Ortiz v. State, (1976) 265 Ind. 549, 553, 356 N.E.2d 1188, 1191.

In this case there was substantial evidence supporting the trial court's ruling. There is no evidence of physical abuse. Further, the officers only told Hampton of the possible sentences for a class C felony, mitigating circumstances could be considered, and they could inform the court if he were truthful and cooperative. These statements are similar to the vague assurances sanctioned in Long, supra. The confession was voluntary, and thus admissible.

III. Sufficiency of the Evidence

Hampton argues the evidence was insufficient to support the verdict. Specifically, he contends (a) his conduct did not constitute a substantial step toward attempted robbery, (b) even if his conduct could be so construed there was no proof of intent, and (c) the evidence showed he had abandoned any attempt to rob the Pizza Hut.

This court neither will reweigh the evidence nor judge credibility of witnesses when presented with sufficiency of evidence questions. We examine only the evidence most favorable to the State and reasonable inferences flowing therefrom. We will affirm the conviction if each element of *1081 the crime is supported by substantial evidence of probative value. See Gatewood v. State, (1982) Ind., 430 N.E.2d 781, 782-83; Lahrman v. State, (1984) Ind. App., 465 N.E.2d 1162, 1170.

Hampton first contends the evidence was insufficient to establish his conduct constituted a substantial step toward the crime of robbery. IC XX-XX-X-X in pertinent part defining robbery says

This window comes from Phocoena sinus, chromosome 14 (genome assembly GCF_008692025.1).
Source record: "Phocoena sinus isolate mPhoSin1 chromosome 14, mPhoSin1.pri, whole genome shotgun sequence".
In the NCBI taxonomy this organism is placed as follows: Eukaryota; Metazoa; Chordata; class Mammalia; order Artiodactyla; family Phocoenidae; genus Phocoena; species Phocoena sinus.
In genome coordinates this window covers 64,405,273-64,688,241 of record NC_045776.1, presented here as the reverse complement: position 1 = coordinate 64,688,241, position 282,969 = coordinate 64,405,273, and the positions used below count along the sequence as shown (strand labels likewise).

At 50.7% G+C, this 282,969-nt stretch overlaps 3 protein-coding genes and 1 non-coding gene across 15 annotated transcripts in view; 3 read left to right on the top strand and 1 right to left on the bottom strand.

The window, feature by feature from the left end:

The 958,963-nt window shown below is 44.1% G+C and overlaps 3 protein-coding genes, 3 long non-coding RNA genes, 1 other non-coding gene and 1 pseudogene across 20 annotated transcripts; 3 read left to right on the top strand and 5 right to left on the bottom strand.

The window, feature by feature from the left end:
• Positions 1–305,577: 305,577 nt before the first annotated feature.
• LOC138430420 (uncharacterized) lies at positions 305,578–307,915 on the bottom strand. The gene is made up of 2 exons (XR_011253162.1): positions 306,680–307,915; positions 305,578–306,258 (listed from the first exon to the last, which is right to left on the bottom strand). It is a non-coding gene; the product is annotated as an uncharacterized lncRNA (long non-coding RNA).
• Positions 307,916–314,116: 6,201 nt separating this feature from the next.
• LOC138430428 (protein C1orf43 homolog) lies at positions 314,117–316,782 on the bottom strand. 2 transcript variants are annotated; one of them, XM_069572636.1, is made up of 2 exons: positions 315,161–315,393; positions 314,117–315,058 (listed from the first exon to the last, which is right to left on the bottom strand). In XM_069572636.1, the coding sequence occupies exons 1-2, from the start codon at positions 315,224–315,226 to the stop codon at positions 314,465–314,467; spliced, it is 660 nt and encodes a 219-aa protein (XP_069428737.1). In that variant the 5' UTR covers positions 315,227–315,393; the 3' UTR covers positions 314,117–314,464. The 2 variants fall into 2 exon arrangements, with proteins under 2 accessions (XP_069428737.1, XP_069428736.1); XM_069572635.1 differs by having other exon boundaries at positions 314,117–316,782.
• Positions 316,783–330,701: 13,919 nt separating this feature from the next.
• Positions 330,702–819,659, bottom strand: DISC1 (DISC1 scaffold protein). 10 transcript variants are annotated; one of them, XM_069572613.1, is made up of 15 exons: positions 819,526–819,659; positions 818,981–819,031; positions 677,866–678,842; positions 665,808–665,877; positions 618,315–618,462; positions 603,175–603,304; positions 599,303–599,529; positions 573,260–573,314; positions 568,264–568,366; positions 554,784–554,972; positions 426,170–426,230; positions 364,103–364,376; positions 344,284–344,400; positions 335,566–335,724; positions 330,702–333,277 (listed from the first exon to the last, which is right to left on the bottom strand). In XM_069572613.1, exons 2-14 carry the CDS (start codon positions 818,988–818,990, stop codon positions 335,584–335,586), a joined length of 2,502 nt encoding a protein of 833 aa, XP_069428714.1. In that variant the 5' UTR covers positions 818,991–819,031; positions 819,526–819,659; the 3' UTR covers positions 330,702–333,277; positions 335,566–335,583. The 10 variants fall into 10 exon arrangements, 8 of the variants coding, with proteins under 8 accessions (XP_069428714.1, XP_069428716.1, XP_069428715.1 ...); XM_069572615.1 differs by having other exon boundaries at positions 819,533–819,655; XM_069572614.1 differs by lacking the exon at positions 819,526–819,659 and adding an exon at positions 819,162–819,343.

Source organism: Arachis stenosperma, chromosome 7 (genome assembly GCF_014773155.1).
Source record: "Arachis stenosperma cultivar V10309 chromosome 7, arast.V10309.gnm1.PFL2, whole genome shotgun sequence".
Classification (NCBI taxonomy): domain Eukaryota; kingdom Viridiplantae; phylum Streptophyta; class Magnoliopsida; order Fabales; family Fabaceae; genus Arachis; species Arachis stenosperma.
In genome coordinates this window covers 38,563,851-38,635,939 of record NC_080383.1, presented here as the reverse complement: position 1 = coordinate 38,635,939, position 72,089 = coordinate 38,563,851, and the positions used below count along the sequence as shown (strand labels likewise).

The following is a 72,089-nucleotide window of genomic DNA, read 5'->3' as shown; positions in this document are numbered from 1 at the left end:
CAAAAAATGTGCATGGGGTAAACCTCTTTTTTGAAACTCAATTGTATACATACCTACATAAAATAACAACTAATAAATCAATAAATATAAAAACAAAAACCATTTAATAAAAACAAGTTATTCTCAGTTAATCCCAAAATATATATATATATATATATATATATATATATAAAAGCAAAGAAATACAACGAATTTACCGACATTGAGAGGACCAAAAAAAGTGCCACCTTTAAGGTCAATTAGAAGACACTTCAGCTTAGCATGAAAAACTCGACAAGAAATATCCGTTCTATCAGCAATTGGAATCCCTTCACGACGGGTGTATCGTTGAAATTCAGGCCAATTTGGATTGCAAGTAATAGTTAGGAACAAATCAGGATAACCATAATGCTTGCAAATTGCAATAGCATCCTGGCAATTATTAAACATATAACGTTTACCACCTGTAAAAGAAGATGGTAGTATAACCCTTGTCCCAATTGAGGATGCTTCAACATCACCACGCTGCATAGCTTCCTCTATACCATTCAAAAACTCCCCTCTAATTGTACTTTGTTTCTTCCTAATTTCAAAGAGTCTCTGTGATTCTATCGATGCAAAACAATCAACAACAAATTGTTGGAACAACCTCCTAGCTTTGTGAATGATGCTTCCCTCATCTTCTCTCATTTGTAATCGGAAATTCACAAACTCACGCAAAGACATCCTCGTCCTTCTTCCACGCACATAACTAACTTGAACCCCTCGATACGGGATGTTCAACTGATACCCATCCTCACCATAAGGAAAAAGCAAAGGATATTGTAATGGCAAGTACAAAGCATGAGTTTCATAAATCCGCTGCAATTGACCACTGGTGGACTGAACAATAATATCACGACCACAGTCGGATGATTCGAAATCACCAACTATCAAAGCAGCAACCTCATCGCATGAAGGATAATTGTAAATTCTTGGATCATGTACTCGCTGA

Sec. 1. A person who knowingly or intentionally takes property from another person or from the presence of another person: (1) by using or threatening the use of force on any person; or (2) by putting any person in fear; commits robbery, a Class C felony.

IC XX-XX-X-X(a) in pertinent part defining attempt says

A person attempts to commit a crime when, acting with the culpability required for commission of the crime, he engages in conduct that constitutes a substantial step toward commission of the crime. An attempt to commit a crime is a felony or misdemeanor of the same class as the crime attempted.

Johnson v. State, (1984) Ind., 455 N.E.2d 932, 936; Blow v. State, (1983) Ind., 445 N.E.2d 1369, 1371; Zickefoose v. State, (1979) 270 Ind. 618, 388 N.E.2d 507; Harwei, Inc. v. State, (1984) Ind. App., 459 N.E.2d 52, 58; Vaughn v. State, (1981) Ind. App., 426 N.E.2d 113, 115.

Hampton argues he did not take a "substantial step" toward the commission of robbery because he (a) never entered the Pizza Hut, nor (b) placed anyone in fear. Hampton interprets the "substantial step" requirement too narrowly.

What conduct constitutes a "substantial step" must be determined from the facts and circumstances of each case, and the conduct must be strongly corroborative of the firmness of the defendant's intent. Vaughn, 426 N.E.2d at 115.